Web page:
Kendra and Wachtendorf show that many of the assumptions about disaster response are not necessarily appropriate. Centralized control and elaborate planning are often not effective. There simply was no plan for a large scale evacuation of Lower Manhattan because no one imagined the need. The closest thing that the Coast Guard had on file was an emergency plan for the previous year’s Operation Sail. Even if the City of New York had tried to control the evacuation, its emergency response center had been in the World Trade Center complex and was buried in rubble.
What emerged was a very different approach. Kendra and Wachtendorf write: “The maritime response to 9/ 11 shows a stolid and determined pragmatism that counters the geometric elegance of scripted emergency plans, with their boxes and arrows…. In the absence of any plan, and in the most serious emergency to face a U.S. urban area in many years, the maritime workers of New York made a space of normalcy and turned their usual skills into a coordinated effort.”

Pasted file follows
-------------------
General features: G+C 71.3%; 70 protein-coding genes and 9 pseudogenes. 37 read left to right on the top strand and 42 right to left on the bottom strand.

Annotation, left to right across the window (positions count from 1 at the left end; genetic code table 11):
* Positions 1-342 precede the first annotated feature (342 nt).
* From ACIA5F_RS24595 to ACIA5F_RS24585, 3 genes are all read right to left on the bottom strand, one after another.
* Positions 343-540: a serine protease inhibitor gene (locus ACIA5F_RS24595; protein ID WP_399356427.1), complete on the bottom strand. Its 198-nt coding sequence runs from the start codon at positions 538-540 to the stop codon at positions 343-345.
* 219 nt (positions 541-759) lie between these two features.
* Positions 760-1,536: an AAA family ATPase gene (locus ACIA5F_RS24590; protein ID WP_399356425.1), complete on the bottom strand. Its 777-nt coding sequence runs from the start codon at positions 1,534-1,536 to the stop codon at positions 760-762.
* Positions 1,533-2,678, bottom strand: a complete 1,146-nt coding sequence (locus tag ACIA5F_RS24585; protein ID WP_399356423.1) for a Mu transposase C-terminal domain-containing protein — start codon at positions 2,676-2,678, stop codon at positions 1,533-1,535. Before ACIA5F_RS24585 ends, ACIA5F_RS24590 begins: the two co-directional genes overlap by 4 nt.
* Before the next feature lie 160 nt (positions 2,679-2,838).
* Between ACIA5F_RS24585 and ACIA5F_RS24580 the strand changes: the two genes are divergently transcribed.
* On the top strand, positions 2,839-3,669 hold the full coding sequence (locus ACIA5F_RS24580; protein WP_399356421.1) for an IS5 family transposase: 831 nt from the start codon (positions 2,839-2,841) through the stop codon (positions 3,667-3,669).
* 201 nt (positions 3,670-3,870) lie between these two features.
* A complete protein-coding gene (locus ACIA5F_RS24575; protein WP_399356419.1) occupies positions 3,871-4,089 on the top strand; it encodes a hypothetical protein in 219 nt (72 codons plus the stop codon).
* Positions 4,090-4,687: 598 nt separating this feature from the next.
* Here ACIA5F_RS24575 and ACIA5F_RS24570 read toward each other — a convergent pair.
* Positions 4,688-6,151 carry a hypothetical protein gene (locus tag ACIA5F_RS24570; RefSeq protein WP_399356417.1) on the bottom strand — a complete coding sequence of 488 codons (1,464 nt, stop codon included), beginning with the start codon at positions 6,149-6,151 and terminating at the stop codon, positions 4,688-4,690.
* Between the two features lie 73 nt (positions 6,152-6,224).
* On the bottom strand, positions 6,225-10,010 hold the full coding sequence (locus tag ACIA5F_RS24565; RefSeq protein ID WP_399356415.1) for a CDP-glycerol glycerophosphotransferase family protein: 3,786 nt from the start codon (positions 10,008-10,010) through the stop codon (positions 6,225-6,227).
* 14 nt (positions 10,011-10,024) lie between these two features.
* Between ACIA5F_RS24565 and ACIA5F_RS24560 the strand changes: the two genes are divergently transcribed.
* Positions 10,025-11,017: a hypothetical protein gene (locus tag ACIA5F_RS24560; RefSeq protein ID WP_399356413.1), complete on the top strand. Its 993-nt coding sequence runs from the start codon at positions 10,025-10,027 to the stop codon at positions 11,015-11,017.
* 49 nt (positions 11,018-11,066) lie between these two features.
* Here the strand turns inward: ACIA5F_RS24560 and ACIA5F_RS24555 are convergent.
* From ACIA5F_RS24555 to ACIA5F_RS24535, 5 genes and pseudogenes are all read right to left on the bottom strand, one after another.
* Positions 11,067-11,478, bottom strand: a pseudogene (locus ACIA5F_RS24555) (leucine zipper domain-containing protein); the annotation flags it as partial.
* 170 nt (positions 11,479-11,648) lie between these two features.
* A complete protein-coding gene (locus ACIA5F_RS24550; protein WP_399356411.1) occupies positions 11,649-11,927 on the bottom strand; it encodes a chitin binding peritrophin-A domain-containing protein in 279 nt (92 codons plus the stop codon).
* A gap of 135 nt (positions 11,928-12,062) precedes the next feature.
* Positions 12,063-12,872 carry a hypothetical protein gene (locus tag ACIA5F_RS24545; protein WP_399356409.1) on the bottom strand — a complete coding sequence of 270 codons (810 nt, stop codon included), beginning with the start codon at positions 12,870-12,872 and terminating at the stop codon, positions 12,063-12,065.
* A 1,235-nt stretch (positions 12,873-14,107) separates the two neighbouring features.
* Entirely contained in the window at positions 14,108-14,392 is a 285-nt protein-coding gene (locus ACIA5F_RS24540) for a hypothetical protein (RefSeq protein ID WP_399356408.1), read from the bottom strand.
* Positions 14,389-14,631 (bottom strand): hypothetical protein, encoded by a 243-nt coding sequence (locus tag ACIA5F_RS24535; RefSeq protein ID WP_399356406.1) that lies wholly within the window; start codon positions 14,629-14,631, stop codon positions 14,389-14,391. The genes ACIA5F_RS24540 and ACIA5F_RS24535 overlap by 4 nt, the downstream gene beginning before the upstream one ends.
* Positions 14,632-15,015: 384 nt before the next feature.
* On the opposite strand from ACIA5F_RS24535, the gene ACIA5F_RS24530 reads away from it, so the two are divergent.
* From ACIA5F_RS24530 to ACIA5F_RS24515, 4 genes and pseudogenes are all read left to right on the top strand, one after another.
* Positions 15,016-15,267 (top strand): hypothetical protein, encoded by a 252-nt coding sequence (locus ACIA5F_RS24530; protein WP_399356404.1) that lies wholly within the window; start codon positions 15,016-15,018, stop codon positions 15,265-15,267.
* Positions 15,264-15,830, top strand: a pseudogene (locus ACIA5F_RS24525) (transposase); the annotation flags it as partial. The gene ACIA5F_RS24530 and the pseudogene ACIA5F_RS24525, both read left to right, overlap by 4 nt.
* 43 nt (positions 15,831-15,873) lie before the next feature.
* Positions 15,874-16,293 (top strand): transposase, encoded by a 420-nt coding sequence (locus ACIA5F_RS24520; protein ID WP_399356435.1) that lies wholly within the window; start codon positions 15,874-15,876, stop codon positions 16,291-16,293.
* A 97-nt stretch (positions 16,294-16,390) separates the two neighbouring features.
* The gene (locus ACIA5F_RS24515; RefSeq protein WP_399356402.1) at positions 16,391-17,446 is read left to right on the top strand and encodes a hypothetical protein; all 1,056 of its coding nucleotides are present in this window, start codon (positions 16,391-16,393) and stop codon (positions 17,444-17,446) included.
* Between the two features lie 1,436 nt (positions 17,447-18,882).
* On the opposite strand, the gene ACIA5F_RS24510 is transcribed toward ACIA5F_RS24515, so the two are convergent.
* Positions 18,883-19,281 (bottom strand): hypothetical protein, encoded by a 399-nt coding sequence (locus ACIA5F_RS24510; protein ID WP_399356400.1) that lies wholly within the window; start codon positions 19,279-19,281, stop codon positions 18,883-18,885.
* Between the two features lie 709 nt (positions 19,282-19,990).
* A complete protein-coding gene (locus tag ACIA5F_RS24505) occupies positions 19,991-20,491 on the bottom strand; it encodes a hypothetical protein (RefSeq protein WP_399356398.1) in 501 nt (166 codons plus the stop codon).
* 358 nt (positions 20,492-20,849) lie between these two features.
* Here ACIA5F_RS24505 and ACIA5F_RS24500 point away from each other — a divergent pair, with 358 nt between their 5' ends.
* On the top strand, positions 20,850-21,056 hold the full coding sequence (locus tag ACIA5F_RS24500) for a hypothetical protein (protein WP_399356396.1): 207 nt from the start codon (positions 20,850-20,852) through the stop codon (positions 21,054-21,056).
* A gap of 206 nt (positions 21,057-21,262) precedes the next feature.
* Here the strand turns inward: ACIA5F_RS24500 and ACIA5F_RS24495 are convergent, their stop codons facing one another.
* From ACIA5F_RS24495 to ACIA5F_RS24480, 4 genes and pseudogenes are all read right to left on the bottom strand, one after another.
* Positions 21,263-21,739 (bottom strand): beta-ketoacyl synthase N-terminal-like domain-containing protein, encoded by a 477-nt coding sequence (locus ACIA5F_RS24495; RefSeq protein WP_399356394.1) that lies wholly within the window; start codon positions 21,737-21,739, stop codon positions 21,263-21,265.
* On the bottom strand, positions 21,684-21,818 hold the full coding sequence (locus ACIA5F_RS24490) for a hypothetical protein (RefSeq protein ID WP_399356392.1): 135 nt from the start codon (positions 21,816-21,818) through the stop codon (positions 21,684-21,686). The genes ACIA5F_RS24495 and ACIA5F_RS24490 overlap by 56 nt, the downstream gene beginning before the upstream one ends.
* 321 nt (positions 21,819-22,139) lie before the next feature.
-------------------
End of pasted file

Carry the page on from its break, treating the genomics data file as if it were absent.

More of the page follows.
Many played important roles in the evacuation, but the mariners of New York harbor were central to its success. They brought special skills and knowledge to the evacuation. Having worked the waterfront, they knew it better than anyone else and that local knowledge was critical. They were also part of a community. They knew and understood each other. Having worked together, they knew that they could rely on each other.
Mariners are also prepared to look for and react to the unexpected. Kendra and Wachtendorf write: “The wise mariner develops habits of looking, thinking, and questioning, and exhibits the qualities of vigilance, skepticism, and doubt. Their professional lives are always on the edge of crisis, looking ahead to possible dangers, planning maneuvers far in advance, having an escape strategy for a dicey traffic situation, having a little extra speed in reserve, just in case. These habits, it turns out, are excellent preparation for disaster response.”